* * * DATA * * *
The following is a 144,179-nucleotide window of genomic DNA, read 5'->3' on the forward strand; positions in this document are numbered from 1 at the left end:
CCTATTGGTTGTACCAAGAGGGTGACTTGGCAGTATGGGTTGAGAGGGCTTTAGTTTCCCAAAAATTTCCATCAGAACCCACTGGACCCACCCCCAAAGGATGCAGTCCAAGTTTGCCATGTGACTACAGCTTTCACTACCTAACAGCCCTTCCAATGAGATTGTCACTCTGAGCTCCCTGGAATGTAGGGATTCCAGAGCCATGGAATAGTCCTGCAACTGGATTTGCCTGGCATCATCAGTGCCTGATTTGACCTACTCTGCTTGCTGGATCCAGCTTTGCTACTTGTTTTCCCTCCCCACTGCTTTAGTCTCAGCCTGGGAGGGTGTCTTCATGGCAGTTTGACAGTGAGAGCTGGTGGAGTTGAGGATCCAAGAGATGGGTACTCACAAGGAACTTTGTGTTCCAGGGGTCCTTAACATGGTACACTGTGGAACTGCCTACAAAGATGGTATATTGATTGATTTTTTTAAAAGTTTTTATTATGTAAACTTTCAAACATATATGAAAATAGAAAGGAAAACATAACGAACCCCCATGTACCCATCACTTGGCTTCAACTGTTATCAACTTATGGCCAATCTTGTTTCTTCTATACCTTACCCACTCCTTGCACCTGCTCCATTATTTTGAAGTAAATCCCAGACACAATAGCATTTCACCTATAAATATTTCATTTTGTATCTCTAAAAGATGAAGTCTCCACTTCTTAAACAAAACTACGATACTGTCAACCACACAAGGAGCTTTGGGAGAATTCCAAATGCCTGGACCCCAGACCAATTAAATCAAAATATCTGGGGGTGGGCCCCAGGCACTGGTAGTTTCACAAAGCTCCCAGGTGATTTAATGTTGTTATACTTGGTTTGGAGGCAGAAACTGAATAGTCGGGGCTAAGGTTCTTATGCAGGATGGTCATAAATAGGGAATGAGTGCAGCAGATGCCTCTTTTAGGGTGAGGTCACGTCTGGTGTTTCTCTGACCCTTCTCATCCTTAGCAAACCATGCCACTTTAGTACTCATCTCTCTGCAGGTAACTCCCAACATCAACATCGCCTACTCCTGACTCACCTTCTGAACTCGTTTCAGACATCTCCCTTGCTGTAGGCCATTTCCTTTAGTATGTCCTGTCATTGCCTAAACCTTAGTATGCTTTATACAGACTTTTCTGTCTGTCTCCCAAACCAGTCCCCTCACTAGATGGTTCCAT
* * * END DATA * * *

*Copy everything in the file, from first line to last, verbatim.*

The following is a 144,179-nucleotide window of genomic DNA, read 5'->3' on the forward strand; positions in this document are numbered from 1 at the left end:
CCTATTGGTTGTACCAAGAGGGTGACTTGGCAGTATGGGTTGAGAGGGCTTTAGTTTCCCAAAAATTTCCATCAGAACCCACTGGACCCACCCCCAAAGGATGCAGTCCAAGTTTGCCATGTGACTACAGCTTTCACTACCTAACAGCCCTTCCAATGAGATTGTCACTCTGAGCTCCCTGGAATGTAGGGATTCCAGAGCCATGGAATAGTCCTGCAACTGGATTTGCCTGGCATCATCAGTGCCTGATTTGACCTACTCTGCTTGCTGGATCCAGCTTTGCTACTTGTTTTCCCTCCCCACTGCTTTAGTCTCAGCCTGGGAGGGTGTCTTCATGGCAGTTTGACAGTGAGAGCTGGTGGAGTTGAGGATCCAAGAGATGGGTACTCACAAGGAACTTTGTGTTCCAGGGGTCCTTAACATGGTACACTGTGGAACTGCCTACAAAGATGGTATATTGATTGATTTTTTTAAAAGTTTTTATTATGTAAACTTTCAAACATATATGAAAATAGAAAGGAAAACATAACGAACCCCCATGTACCCATCACTTGGCTTCAACTGTTATCAACTTATGGCCAATCTTGTTTCTTCTATACCTTACCCACTCCTTGCACCTGCTCCATTATTTTGAAGTAAATCCCAGACACAATAGCATTTCACCTATAAATATTTCATTTTGTATCTCTAAAAGATGAAGTCTCCACTTCTTAAACAAAACTACGATACTGTCAACCACACAAGGAGCTTTGGGAGAATTCCAAATGCCTGGACCCCAGACCAATTAAATCAAAATATCTGGGGGTGGGCCCCAGGCACTGGTAGTTTCACAAAGCTCCCAGGTGATTTAATGTTGTTATACTTGGTTTGGAGGCAGAAACTGAATAGTCGGGGCTAAGGTTCTTATGCAGGATGGTCATAAATAGGGAATGAGTGCAGCAGATGCCTCTTTTAGGGTGAGGTCACGTCTGGTGTTTCTCTGACCCTTCTCATCCTTAGCAAACCATGCCACTTTAGTACTCATCTCTCTGCAGGTAACTCCCAACATCAACATCGCCTACTCCTGACTCACCTTCTGAACTCGTTTCAGACATCTCCCTTGCTGTAGGCCATTTCCTTTAGTATGTCCTGTCATTGCCTAAACCTTAGTATGCTTTATACAGACTTTTCTGTCTGTCTCCCAAACCAGTCCCCTCACTAGATGGTTCCAT